Our topic here is
I want you to take a look at
our patient right off the bat.
You’ll notice that, oh my goodness, do
not confuse this with malar rash of SLE.
Do not confuse this with
rhinophyma of rosacea,
or maybe even perhaps acne, but the
patient looks a little bit older.
So, the things that you want to keep in
mind, as soon as you see this picture,
is that, well, could it be rosacea?
Could it be acne vulgaris?
Could it be the malar rash of SLE, right?
Let’s talk about seborrheic
dermatitis, dermatitis, dermatitis.
Why do I repeat that?
Because I don’t want you to get this
confused with seborrheic keratosis.
You’ve heard of seborrheic keratosis
in reference to Leser-Trélat sign.
It has nothing to do with this.
Could I be any more emphatic?
Description for seborrheic dermatitis
by reflex, greasy, yellow scale.
Doesn’t it look greasy?
Maybe yellowish in terms of scale.
Sure, there is erythema as well.
May involve the nasolabial area.
Give me a condition where the
nasolabial fold was not involved?
Was it SLE?
Or was it rosacea?
SLE is not going to involve
the nasolabial fold.
Because we will talk about
photo type of sensitivity.
So, it may involve the nasolabial
area, eyebrows, scalp and chest.
These are big areas.
So, if you have an infant that is going
to present with seborrheic dermatitis,
may present like dandruff, huh?
It may present like dandruff.
And therefore, we call this a cradle cap
because the involvement in an infant
would be exactly
that on the scalp.
The management here,
creams or washes
or mild topical steroids
tend to be quite effective.
With seborrheic dermatitis,
what’s the etiology?
And here, we have a particular yeast,
and we call this pityrosporum.
Hence, the management
we talked about earlier
could be something like antifungal
or steroid, topical steroid.
Ranges from simple “dandruff,”
especially in that infant that we talked about
cradle cap, which is yellow and greasy.
And with this type of dermatitis,
you have flaking on the scalp.
So therefore, it would
appear as dandruff,
and hopefully, in that infant,
that is as far as it goes.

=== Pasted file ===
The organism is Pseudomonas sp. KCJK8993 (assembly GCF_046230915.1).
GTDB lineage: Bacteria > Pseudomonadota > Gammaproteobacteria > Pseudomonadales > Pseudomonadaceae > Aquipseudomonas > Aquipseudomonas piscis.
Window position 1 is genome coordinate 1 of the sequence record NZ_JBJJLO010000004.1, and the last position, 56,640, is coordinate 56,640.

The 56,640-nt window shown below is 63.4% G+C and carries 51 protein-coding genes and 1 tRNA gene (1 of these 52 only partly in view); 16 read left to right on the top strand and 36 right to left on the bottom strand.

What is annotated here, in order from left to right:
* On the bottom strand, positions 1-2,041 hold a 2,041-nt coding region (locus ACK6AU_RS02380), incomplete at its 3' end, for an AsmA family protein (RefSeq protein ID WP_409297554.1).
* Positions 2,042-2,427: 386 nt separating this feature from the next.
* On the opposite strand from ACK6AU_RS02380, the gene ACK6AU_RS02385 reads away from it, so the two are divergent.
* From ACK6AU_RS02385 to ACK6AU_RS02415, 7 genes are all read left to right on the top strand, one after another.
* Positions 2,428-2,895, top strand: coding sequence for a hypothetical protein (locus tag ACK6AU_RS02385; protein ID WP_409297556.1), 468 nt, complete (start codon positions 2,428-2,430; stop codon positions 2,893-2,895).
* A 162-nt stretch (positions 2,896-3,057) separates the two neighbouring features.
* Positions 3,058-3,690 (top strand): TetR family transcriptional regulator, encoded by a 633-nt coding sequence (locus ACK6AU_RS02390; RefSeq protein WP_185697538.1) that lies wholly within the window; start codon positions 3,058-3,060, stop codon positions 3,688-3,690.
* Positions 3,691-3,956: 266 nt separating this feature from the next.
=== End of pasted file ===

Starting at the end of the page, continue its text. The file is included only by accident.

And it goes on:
well, if 80% of your dermatologic
conditions was acne vulgaris,
then all the rest will
comprise the 10% to 15%.
And that’s where we have
Increases with age, the demographics.
The differential diagnoses here:
So here, we’ll take
a look at psoriasis
as being a differential for
Keep in mind that picture.
With psoriasis, when I show you
a picture quite dramatically,
you will see that you’ll
be able to clearly see
that it cannot be
With psoriasis, you’re going to
find this salmon-colored plaque.
And with plaque, obviously,
it’s going to be an elevation
and it’s a flat-like elevation.
Generally, more scale, less waxy.
Where is it if it’s
What is the description that
you give it automatically?
Greasy, yellow, waxy
type of appearance.
With psoriasis, often involves skin
outside of the seborrheic areas.
So, what have we talked
about seborrheic areas?
We talked about the
talked about the scalp, and
maybe perhaps the chest.
At some point in time, we’ll talk
about superficial dermatomycosis.
In other words, the superficial
fungal infections of the skin.
Tinea is a huge deal in the U.S.
You’ve heard of one of the most common,
which includes your, let’s
say, tinea jock itch.
You’ve heard it before.
So, that would be inguinal.
Or underneath the
nail, tinea unguium.
And elsewhere there, we’ll
talk about with tineas.
Here, maybe tinea capitis.
The cap means what you
put on top of your head.
So therefore, this fungal infection
will be taken place off the scalp.
So, how could you rule it out?
Not usually so diffuse in
involvement with tinea capitis.
Pretty much restricted
to the scalp.
Tinea often with bogginess or
significant scalp inflammation,
and keep in mind that when you’re dealing
with such superficial dermatomycosis,
is that we will be investigating
the actual fungi further.
Differential diagnosis with dermatitis:
acute, acute systemic lupus.
Now, with acute systemic lupus,
which I’ll show you a picture of,
tends to involve
the maxillary skin
Spares the actual,
once again where?
The opposite of
I’ve mentioned that
a few times now.
Please don’t miss this
That is a huge clinical pearl.
And what about rosacea?
What’s my triggers?
Stress, spicy food,
maybe sun, maybe wind, maybe
hot temperatures, right?
And if it’s a male, most likely
affecting the nose, rhinophyma.
And you must find
Don’t forget that because it,
actually, is going to be
a point of management, isn’t it?
Usually limited to the central face
with a background of telangiectasia.
These are differential diagnoses
for seborrheic dermatitis.
Isn’t it nice now that just with a few
conditions that we’ve walked through,
in which I’m giving you a
list of differentials,
your knowledge of dermatology is
already increasing by leaps and bounds?
You keep doing this
over and over again,
you’ll be in fantastic shape for
dermatology, and actually, any pathology.